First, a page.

Monday, September 08, 2008

All's Well That Ends Well.

My first ever paid job after my degree was as a propsmaker for the Royal Shakespeare Company, where I moved to Stratford briefly, stitching, gluing and mackling-together giant books, Capulet party invites and man-sized snakesuits for a season's productions. I grew up with my tongue out over pages in 'The Bloody Book ' - a weighty tome of Shakey's stories adapted for children and illustrated in full blood-soaked colour by Victor Ambrus, installing a lifelong love of Ophelia (whose pose I copied in the bath), Puck, Ariel, and the Witches whose physiognomies I then turned into 3D masks at college, as part of a new campaign for The Shakespeare Birthplace Trust.

Wizz forward to 2006, and actually I did do a campaign for the Shakespeare Birthplace Trust, through Palmer Hargreaves Wallis Tomlinson in Leamington. I did tons of illustrations, a map of Stratford, Tamworth pigs, sheep, shovels, ink blots and lots and lots of lettering, to be used on leaflets advertising each of the Trust's 5 properties. You can get a feel for it here.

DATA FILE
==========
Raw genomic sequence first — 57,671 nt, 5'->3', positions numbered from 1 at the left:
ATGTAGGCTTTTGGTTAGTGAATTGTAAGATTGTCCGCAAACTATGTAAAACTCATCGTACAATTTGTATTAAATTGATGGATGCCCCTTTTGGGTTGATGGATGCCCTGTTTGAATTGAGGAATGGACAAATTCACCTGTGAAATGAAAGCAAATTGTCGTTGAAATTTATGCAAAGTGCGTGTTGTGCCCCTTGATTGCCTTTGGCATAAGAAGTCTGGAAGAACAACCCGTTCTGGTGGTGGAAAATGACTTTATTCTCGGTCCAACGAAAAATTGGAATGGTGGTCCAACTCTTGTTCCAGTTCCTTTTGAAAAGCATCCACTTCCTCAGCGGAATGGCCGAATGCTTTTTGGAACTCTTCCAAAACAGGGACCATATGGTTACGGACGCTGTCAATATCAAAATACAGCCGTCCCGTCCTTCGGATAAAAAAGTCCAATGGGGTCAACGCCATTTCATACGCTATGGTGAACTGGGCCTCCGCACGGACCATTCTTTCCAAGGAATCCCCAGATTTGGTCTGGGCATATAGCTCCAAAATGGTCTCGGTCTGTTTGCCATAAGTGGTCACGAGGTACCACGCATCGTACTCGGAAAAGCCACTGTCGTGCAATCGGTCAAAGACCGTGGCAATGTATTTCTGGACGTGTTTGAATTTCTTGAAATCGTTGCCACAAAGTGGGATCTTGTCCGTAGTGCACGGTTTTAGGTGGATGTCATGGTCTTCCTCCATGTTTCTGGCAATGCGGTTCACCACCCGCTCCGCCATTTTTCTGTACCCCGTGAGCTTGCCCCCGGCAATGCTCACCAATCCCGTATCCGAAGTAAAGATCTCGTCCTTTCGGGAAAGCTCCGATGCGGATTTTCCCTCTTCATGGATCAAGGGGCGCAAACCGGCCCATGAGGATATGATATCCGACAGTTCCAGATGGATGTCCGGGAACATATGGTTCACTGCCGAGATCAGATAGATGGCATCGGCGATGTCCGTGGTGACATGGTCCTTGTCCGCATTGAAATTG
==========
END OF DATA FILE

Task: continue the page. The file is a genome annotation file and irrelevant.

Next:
Whoosh through another couple of years, and I've just come back from Stratford, spending a rain-sodden weekend with siblings in a Holiday Inn next to the alarmingly swollen Avon. As we wandered towards the Birthplace, siblings and I saw a sign with a familiar feel. Hey, you drawed that! shrieks sister. A sign? Wasn't in the usage, but hey, it looks smart - like what they've done with the herbs. Let's go inside. Oh, it's on a guide book too? OK...and look! A bookmark with my work on? A postcard set? Big posters in the Tourist Office!

As we walked around Stratford you couldn't avoid stumbling across some scribble or other by Inkymole, writ large and dangling overhead. The bus tour revealed more and more - I'm sure I spotted my Tamworth pig blown up into a poster somewhere around Anne Hathaway's cottage.

This is extremely pleasing to see (the signs on every house look lovely), and a gentle ambition fulfilled. Watching American tourists pose for family photos underneath signs brought a glow to my cheeks. I wasn't paid for quite such a vast spread of applications of the work - let's say it's more than a little beyond the scope of the original licence - but the Trust are benefitting from every new body through the door and every bookmark sold, and if my pen has helped another oak beam stay put, or added another few years to the life of a precious artefact, I'm happy. Now I am off to lie dead in the bath with pond weed around me.

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